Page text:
Monday, July 15, 2013
Review - Pacific Rim (2013)
Guillermo del Toro's Pacific Rim is an absolute rarity among summer blockbusters; it's a family-friendly action film that skews younger than most action movies, it's not based on an existing property, and it's about giant robots punching sea dinosaurs. Del Toro is best known for his stellar visuals and creative creature designs, best seen in the wonderful Hellboy II: The Golden Army (2008) and Pan's Labyrinth (2006). Pacific Rim's monsters, machines, and set pieces are detailed, expressive, and a ton of fun to watch, making del Toro's resignation from directing the film versions of The Hobbit even more painful than it already was. With great art design, a fun, campy storyline, and a couple of good performances, Pacific Rim is a quality monster film but sadly lacks much of a human element.
Like Dark City and Oblivion before it, Pacific Rim opens with a needlessly long exposition dump explaining the world. Rather than dropping the audience into its world at street level to marvel at its giant monsters, the film spends an excruciatingly long time explaining that destructive monsters, called Kaiju, emerged from a dimensional rift in the ocean and humanity fought back by building Jaegers, giant humanoid machines on the same scale as the sea creatures. There are a few nice glimpses of how the world has changed since the appearance of the monsters; the world is now more unified than ever, children are buying toys based on the beasts, Jaegar pilots become the new rockstars, cities are rebuilt around the remnants of Kaiju bones, and there's a great shot of a foam-suited Kaiju clowning a Japanese talk show. However, all of this information could have been shown naturally over the course of the film rather than stuck at the front. The first real scene opens seven years after the first Kaiju appearance, and the majority of the film takes place five years after that. With the way the opening is edited, this feels like the final chapter of a trilogy, with a very long "previously on" montage rather than an introduction to a new world.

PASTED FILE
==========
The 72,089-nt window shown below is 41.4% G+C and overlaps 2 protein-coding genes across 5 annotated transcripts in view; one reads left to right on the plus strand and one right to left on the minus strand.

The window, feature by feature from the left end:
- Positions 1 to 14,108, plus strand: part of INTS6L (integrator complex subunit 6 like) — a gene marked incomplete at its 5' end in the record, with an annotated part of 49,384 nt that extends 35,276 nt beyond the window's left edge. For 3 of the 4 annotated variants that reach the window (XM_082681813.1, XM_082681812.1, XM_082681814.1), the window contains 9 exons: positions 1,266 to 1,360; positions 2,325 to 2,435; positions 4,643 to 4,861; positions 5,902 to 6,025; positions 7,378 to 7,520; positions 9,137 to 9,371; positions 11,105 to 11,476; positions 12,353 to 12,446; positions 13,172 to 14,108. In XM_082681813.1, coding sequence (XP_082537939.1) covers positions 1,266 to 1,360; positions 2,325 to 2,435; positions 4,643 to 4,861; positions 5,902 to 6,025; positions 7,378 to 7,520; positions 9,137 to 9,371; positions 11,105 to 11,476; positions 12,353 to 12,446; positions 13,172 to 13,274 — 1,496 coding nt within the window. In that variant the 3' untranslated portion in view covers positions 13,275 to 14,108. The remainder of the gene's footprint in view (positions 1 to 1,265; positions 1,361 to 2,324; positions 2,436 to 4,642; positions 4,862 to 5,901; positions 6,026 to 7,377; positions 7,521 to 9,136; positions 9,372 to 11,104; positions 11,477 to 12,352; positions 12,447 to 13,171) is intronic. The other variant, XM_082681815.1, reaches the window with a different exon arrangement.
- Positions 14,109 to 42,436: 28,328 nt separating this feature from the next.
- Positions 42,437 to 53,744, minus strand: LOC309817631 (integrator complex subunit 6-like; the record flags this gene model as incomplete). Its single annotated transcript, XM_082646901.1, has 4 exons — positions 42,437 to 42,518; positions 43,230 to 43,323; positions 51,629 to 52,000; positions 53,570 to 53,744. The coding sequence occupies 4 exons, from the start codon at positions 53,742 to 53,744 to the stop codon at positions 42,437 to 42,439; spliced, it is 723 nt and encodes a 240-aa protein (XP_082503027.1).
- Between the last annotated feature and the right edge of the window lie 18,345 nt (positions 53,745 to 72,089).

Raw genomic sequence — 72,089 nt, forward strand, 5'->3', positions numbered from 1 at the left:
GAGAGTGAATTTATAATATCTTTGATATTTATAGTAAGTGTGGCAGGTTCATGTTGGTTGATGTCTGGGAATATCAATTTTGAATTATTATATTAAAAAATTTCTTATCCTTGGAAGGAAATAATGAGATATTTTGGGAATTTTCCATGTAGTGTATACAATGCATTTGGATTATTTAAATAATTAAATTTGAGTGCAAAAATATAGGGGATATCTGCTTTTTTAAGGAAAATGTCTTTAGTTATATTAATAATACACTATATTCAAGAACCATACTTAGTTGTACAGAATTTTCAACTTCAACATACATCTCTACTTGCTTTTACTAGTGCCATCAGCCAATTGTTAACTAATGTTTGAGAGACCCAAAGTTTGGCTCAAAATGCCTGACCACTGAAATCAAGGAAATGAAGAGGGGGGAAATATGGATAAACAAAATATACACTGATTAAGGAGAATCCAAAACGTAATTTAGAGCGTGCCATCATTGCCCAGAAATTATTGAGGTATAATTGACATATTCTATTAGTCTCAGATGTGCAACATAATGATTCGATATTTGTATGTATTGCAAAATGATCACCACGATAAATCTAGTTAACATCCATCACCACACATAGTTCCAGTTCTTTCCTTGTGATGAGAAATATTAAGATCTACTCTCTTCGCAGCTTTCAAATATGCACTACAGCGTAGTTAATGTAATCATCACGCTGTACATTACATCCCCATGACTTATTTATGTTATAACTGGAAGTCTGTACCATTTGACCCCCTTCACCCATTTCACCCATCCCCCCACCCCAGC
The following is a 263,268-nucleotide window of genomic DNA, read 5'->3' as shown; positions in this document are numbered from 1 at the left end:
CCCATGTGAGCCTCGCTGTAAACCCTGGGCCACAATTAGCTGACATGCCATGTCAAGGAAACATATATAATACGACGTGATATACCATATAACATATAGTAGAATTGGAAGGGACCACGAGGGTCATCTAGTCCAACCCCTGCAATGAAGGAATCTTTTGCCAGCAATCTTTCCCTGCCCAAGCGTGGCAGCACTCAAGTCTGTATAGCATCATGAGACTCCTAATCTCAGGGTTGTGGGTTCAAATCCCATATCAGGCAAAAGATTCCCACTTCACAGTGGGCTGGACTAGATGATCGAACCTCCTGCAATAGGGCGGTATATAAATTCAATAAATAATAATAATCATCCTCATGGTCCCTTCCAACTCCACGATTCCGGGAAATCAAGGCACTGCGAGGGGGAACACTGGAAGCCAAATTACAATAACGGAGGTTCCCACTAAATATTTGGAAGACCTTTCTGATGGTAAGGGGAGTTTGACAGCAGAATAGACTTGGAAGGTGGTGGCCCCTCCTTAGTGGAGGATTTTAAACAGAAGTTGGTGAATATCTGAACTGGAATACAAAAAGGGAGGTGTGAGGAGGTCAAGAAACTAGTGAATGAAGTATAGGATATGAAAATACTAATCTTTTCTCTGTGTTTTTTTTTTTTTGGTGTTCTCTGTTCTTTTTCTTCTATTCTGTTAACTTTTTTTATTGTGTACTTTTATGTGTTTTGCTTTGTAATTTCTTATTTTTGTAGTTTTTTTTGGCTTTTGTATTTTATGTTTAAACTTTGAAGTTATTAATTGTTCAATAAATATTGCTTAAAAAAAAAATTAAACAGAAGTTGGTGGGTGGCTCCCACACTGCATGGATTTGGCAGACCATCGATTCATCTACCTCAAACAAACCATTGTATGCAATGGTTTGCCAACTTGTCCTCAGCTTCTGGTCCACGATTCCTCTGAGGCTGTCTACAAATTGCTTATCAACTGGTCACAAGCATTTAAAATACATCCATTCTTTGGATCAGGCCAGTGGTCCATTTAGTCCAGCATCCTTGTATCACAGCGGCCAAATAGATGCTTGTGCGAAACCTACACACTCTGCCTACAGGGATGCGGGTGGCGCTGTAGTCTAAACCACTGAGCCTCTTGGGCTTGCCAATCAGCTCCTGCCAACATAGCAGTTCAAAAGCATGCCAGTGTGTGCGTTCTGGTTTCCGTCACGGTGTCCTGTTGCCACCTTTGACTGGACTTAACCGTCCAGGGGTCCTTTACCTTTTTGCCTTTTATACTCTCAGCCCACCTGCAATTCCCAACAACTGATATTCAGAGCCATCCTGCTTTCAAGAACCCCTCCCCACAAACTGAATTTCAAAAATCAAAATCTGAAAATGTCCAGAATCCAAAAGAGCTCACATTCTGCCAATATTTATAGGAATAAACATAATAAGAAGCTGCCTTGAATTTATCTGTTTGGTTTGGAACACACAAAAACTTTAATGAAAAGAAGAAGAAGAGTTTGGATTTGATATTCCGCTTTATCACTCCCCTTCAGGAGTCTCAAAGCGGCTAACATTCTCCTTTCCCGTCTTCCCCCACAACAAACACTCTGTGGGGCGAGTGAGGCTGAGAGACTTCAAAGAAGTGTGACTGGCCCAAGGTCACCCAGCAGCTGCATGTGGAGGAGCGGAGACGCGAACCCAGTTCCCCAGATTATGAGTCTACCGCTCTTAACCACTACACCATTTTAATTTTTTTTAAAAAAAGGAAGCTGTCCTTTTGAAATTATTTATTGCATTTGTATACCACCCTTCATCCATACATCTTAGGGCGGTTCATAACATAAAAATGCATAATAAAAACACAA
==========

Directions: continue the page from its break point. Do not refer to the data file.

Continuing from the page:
The badly paced opening is made more frustrating by a later scene, in which we get to see a flashback to one of the Jaegar pilots as a child running from a Kaiju in the early days of the attacks before being saved by the commanding officer of the Jaegar force. It's a fantastic scene, and it captures the size and ferocity of the Kaiju better than any shot in the movie, and it would have made a stellar opening scene. Instead, it's presented as a twist later in the film, to explain why this character is so upset by Kaiju (apart from the "they're destroying everything everywhere" deal) and why her commander means so much to her. There's no real benefit to either the characters or the plot in keeping this incident a secret for the first half of the film, and rearranging scenes to put it at the beginning would have been a far better way to hype up audiences from the first shot.
This isn't the only instance of weird pacing here; there are three major Jaegar vs. Kaiju fight scenes, with the first paced pretty perfectly, the second feeling way overly long, and the third feeling way too short. The second fight is the film's centerpiece, and there are some great parts (each time our main Jaegar, Gipsy Danger, pulls out a new weapon something amazing happens), but much of the fight drags on longer than it needs to. If the film remained the same length, but with a slimmer second act and beefier third, I think it would eliminate some of the problems I had with its pacing. It would have been nice if the very last Kaiju fought was more intimidating than one defeated halfway through the movie, too. I would have also liked to see more of the Russian and Chinese Jaegars, who get almost no screen time and whose pilots have no lines outside of yelling battle commands. Between these two machines you've got five visually interesting characters who ultimately feel less like characters and more like props.
The hero of this story is Raleigh Becket (Charlie Hunnam), the handsome soldier with a heart of gold with a tragic past and blank slate personality. Raleigh feels like he's meant to be an audience projection character, a means for kids watching the movie to say, "That's me, I'm that guy." It's a typical way of character writing more at home in video games and anime, two sources Pacific Rim takes great influence from along with its obvious Godzilla influence, than it does in a film. Jaegars work by connecting the brains of two pilots to control the machine, since using a single pilot causes massive damage from information overload. Raleigh originally pilots the Gipsy Danger with his brother, who is killed in battle while their minds are still connected. Raleigh leaves the Jaegar program for five years after this, but it doesn't seem to matter much to his mental state in the long run.